Woodworking as Prayer

Taught by Verlin Miller

January 11, 1:30-2:30 pm in the Jennings Auditorium, Greencroft Community Center

In the business of making entries and exits: A retrospective of my work and thoughts making entry doors for churches, Notre Dame and Saint Mary’s. Reverence for wood: standing between the tree and the entry and exits. He has come to see the door-making work as a gift of spiritual practice. The meaning of prayer and handwork: reverence, risk, and readiness. Sometimes the prayer has been “HELP!”

Verlin Miller grew up in this area. He graduated from Bethany in 1964, then from Goshen College with a degree in English. He says. “I mostly wanted to read books, less concerned about grammar, as my wife reminds me often.” He studied for three + years at Anabaptist Mennonite Biblical Seminary and then immersed himself at the Fellowship of Hope Intentional Christian Community. There he met his wife, Elaine Guengerich, a Goshen College graduate working as a nurse. They have three married sons and six grandchildren. “Since the children live from Boston to Eugene, Oregon, and Evanston in between, that gives us a reason to travel.”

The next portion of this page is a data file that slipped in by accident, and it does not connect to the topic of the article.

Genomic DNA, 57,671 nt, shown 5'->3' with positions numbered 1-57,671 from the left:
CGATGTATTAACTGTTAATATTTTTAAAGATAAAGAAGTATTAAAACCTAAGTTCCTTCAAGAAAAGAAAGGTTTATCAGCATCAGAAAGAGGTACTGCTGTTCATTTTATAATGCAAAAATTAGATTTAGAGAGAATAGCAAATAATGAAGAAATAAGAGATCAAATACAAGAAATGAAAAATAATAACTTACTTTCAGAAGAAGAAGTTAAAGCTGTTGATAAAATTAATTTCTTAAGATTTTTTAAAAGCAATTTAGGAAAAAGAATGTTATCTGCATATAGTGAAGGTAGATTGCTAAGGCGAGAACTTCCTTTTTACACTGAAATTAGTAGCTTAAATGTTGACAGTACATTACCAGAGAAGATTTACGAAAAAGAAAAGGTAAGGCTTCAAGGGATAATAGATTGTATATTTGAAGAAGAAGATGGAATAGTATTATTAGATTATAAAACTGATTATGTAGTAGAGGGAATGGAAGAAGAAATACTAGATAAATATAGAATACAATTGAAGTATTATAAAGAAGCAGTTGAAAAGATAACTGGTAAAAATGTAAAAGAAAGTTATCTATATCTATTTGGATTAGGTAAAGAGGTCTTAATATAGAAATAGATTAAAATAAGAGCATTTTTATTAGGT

Verlin discovered a passion for woodworking and housebuilding and found work with a local builder of thoughtfully designed houses. Jim Ryman taught him much, and Verlin built his first doors while working for Jim in the mid-1970s. He worked for the Fellowship of Hope owned business, Hope Builders, until 1985. He also taught industrial arts for a year at Bethany before starting a business. Verlin says, “I always dreamed of building my own house and all the furniture in it. I have mostly done that, though there are a few details yet to do. A friend once told me of a proverb, ‘The man who finishes his house dies.’ I hope to live a long life.”